After the pandemic, going back to sleep in schooling would mean sending children back to school. After the pandemic, the edgy nightmare that will compete with this will be online schooling for all. The consequent hybrid of the two will be further stratification of teachers and less of them. And those left will increasingly do more bullshit and less caring for children. Some teachers will become well paid managers that sit in the occasional zoom meeting, have their personal mindfulness coach, whilst living in their grand houses. Some teachers will retire with disgust. And the teachers that are left will simply become gig economy children handlers.

These last teachers will spend their time making sure children are signing up online and doing their standard assessments, whilst doing lots of marking in standardised ways, sending countless emails, attending countless pointless meetings, digital trainings. And most of their time spent with students will be focussed on helping students navigate an arcane platform and assessment criteria rather than caring for them and helping them explore life. The children of rich people, well that’s a different matter entirely.

In any case, before we reach this hybrid, teachers unions, one of the last collections of unions with any collective power whatsoever in this country (even if they are often hamstrung by centralised elected bureaucrats), will fight and fight hard, as they should, but they will fight for the wrong thing entirely.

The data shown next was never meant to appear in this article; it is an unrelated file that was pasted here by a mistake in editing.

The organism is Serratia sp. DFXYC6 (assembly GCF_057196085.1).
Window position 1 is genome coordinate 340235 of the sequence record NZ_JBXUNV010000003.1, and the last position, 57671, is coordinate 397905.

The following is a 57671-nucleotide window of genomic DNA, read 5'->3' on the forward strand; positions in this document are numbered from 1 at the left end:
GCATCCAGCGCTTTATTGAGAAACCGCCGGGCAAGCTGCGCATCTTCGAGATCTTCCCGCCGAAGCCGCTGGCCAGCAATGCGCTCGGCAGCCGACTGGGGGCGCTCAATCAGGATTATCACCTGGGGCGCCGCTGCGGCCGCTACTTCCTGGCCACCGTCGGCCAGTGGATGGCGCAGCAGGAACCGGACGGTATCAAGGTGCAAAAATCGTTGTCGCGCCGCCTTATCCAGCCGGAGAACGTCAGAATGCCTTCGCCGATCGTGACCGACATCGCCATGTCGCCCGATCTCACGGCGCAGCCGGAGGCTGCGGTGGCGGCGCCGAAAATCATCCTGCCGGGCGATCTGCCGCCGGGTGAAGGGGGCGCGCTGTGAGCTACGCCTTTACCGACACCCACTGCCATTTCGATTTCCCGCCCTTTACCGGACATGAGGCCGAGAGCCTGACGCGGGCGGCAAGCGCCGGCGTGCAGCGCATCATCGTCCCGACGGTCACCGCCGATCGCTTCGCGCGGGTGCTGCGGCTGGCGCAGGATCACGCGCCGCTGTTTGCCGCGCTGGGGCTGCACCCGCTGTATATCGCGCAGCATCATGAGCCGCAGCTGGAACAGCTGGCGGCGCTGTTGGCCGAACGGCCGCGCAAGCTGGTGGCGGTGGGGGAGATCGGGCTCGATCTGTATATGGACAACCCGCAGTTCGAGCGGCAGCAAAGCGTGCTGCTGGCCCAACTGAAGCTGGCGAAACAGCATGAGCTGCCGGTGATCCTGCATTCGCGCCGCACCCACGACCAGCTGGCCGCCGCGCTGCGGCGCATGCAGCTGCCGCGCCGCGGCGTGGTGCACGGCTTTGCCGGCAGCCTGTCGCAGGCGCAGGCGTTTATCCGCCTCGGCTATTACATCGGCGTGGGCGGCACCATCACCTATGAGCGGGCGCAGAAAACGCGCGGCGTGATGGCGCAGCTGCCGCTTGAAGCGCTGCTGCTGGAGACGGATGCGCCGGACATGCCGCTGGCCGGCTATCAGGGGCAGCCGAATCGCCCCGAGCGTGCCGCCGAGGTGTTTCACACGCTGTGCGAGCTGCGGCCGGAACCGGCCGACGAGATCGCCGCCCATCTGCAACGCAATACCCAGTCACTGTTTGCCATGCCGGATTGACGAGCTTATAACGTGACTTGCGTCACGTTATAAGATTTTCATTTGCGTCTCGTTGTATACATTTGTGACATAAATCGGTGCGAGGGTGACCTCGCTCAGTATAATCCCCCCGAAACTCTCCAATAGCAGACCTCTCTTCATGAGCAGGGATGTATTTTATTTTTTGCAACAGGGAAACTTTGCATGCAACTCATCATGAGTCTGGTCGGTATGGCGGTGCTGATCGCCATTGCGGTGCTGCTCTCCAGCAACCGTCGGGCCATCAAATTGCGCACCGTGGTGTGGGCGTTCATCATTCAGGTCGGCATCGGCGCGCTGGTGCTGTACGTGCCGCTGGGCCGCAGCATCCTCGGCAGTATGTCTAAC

They will fight to go back to normal schooling. Normal schooling in England is dogshit. Don’t ask me, ask most of the children who go to school. Ask the child psychologists. Ask the endless queue of teachers leaving the profession because they can’t stomach it anymore. It forces caring people that become teachers to treat beautiful young people like the primitive cavemen we believe are our mythological ancestors. And what do you do with primitive little minds. You sit them down and get them to train to be able to pass IQ tests. All day every day to show how stupid they are until they cotton on to the fact that all the IQ test is asking you to do is conform to its way of wanting you to see the world. Do that, you pass and well done you can now join the queue to do a bullshit job. A job mainly involving making sure everyone sticks to their school training and doesn’t break any rules. But don’t think about this. Think about the new emoji you can use to communicate with others on your screen. If you can’t do any of that see a therapist or be excluded. Remember you are the problem if you can’t fit.

And all of this will be more likely because there is no ‘after the pandemic’. Not at least until we address the conditions that will keep creating new pandemics over the coming decades.

That is why staying awake is not a simple matter of not going back to sleep. Yes, we must not buy back into the sleepy normal, but we must also not buy into the gizmodic edgy stories that promise to do away with the old, only to leave us living in a nightmare fighting to go back to the world where we were asleep.

This is a free written train of thought, written in direct response to Graeber’s article.  I have not added my sources, but I thought it worth putting down this raw first version before editting it and finding it an appropriate home.